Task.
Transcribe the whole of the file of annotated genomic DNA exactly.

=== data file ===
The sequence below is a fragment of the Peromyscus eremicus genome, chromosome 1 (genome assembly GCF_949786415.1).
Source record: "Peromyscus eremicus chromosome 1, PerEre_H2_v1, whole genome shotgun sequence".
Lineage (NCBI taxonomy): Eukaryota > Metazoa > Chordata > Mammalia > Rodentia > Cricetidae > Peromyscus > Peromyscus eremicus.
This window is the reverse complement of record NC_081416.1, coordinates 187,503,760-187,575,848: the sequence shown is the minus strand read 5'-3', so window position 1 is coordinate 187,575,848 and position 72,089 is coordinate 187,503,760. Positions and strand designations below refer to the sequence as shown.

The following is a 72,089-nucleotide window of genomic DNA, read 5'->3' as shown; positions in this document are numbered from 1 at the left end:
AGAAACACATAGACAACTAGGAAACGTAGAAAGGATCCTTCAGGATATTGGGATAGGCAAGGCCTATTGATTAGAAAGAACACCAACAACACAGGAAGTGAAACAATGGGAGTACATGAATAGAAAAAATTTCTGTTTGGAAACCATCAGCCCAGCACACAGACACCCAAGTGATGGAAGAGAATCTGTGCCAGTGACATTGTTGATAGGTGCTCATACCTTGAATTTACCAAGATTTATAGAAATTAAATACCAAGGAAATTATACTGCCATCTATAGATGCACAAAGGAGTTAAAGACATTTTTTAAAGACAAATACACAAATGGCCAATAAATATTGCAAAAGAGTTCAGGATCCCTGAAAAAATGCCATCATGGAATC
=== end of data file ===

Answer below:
The sequence below is a fragment of the Peromyscus eremicus genome, chromosome 1 (genome assembly GCF_949786415.1).
Source record: "Peromyscus eremicus chromosome 1, PerEre_H2_v1, whole genome shotgun sequence".
Lineage (NCBI taxonomy): Eukaryota > Metazoa > Chordata > Mammalia > Rodentia > Cricetidae > Peromyscus > Peromyscus eremicus.
This window is the reverse complement of record NC_081416.1, coordinates 187,503,760-187,575,848: the sequence shown is the minus strand read 5'-3', so window position 1 is coordinate 187,575,848 and position 72,089 is coordinate 187,503,760. Positions and strand designations below refer to the sequence as shown.

The following is a 72,089-nucleotide window of genomic DNA, read 5'->3' as shown; positions in this document are numbered from 1 at the left end:
AGAAACACATAGACAACTAGGAAACGTAGAAAGGATCCTTCAGGATATTGGGATAGGCAAGGCCTATTGATTAGAAAGAACACCAACAACACAGGAAGTGAAACAATGGGAGTACATGAATAGAAAAAATTTCTGTTTGGAAACCATCAGCCCAGCACACAGACACCCAAGTGATGGAAGAGAATCTGTGCCAGTGACATTGTTGATAGGTGCTCATACCTTGAATTTACCAAGATTTATAGAAATTAAATACCAAGGAAATTATACTGCCATCTATAGATGCACAAAGGAGTTAAAGACATTTTTTAAAGACAAATACACAAATGGCCAATAAATATTGCAAAAGAGTTCAGGATCCCTGAAAAAATGCCATCATGGAATC